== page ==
Another Victim of Shoddy Abortion History | National Review

Another Victim of Shoddy Abortion History | National Review


A demonstrator holds a pro-abortion sign as she listens to speakers at a Black Women Take Action event outside the U.S. Supreme Court building in Washington, D.C., September 15, 2021. (Jonathan Ernst/Reuters)

In his syndicated column, Steve Chapman writes that abortion has

a spacious place in our history and traditions. In his 2017 book “Sex and the Constitution,” University of Chicago law professor Geoffrey Stone notes that abortion was legal and widely performed in the United States at the time the Constitution was ratified — and wasn’t outlawed for more than a century afterward.

Oddly, I can’t find the “widely performed” claim in the 2017 book; all I see is the observation that “we do not know the precise extent to which people used contraception or abortion” in the 18th and early 19th centuries and the inference that rates of both must have risen over the course of the 19th century.

Chapman may have picked up this idea from a 2018 Stone article that indeed asserted that “[a]t the time our Constitution was drafted, abortion was often relied upon by single and widowed women to avoid the consequences of illegitimate births.” He also asserts there that abortion “was both common and legal.” This article purports to be based on the 2017 book, so it’s not clear where Stone got the idea that abortion was common at the time of the Founding.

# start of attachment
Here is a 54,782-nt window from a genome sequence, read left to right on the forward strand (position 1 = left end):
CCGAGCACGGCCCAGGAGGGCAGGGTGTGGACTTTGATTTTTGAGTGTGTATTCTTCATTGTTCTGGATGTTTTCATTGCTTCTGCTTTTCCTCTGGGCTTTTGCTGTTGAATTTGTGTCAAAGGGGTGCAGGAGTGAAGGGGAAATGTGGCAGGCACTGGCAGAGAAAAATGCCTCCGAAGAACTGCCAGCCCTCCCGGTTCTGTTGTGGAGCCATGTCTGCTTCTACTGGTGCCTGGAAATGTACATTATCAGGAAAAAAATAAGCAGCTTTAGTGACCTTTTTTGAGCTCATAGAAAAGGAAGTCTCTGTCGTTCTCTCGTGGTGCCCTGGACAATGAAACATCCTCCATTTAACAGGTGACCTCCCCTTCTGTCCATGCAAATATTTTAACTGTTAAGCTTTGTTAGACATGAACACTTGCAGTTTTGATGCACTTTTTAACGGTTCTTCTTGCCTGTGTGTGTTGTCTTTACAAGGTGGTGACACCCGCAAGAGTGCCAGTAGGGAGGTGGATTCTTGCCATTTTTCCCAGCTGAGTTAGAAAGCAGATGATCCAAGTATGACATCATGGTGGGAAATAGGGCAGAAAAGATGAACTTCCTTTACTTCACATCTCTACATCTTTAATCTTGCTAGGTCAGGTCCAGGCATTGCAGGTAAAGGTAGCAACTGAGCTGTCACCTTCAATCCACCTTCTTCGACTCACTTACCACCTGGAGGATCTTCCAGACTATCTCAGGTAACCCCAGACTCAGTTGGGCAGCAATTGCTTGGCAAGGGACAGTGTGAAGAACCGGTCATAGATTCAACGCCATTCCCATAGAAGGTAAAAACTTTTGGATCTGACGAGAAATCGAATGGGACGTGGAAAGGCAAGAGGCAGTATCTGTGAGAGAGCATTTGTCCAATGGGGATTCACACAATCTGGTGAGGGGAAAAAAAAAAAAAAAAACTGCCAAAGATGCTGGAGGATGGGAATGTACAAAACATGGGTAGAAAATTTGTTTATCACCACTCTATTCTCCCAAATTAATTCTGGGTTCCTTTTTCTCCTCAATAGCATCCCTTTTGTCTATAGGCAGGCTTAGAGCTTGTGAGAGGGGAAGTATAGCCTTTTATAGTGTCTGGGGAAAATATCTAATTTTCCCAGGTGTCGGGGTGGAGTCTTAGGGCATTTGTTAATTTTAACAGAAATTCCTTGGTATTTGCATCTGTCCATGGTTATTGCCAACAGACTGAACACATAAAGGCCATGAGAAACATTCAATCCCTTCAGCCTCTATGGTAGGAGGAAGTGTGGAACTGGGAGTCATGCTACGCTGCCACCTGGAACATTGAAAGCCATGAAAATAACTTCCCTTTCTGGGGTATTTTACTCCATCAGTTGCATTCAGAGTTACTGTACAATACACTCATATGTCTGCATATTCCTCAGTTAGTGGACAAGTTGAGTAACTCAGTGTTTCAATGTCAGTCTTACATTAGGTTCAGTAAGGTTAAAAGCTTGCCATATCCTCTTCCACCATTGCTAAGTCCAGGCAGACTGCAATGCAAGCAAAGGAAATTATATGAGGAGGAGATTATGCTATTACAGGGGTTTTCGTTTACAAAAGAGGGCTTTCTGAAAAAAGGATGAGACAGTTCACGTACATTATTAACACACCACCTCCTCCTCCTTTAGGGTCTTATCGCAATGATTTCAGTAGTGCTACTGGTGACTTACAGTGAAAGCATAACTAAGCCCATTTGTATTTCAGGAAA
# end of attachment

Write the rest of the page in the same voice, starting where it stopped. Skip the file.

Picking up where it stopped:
We have several reasons for rejecting the idea. As Joseph Dellapenna emphasizes in his own thorough history of abortion, until modern times there weren’t widely available methods of abortion that were effective without putting mothers in serious danger. Birth rates in colonial America were extremely high: Stone himself, in the book, notes that the average family had nine children, which tells against the common use of abortion that he asserts in the article.

And historians who are more careful and trustworthy than Stone, even historians who themselves favor constitutional protection for abortion, have concluded that abortion was a “marginal practice” (James Mohr) that was “rarely employed” (Estelle Freedman). Stone’s book cites the books in which they recorded these conclusions.

Chapman, and his readers, have been had.

For more on this, including why Stone’s claims about the legal status of abortion at the time of the Founding are misleading, read my recent NR article on the historical mythology that sustains Roe.

Ramesh Ponnuru is a senior editor for National Review, a columnist for Bloomberg Opinion, a visiting fellow at the American Enterprise Institute, and a senior fellow at the National Review Institute.






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Tony Beasley
Tony Beasley writes for the Local News, US and the World Section of ANH.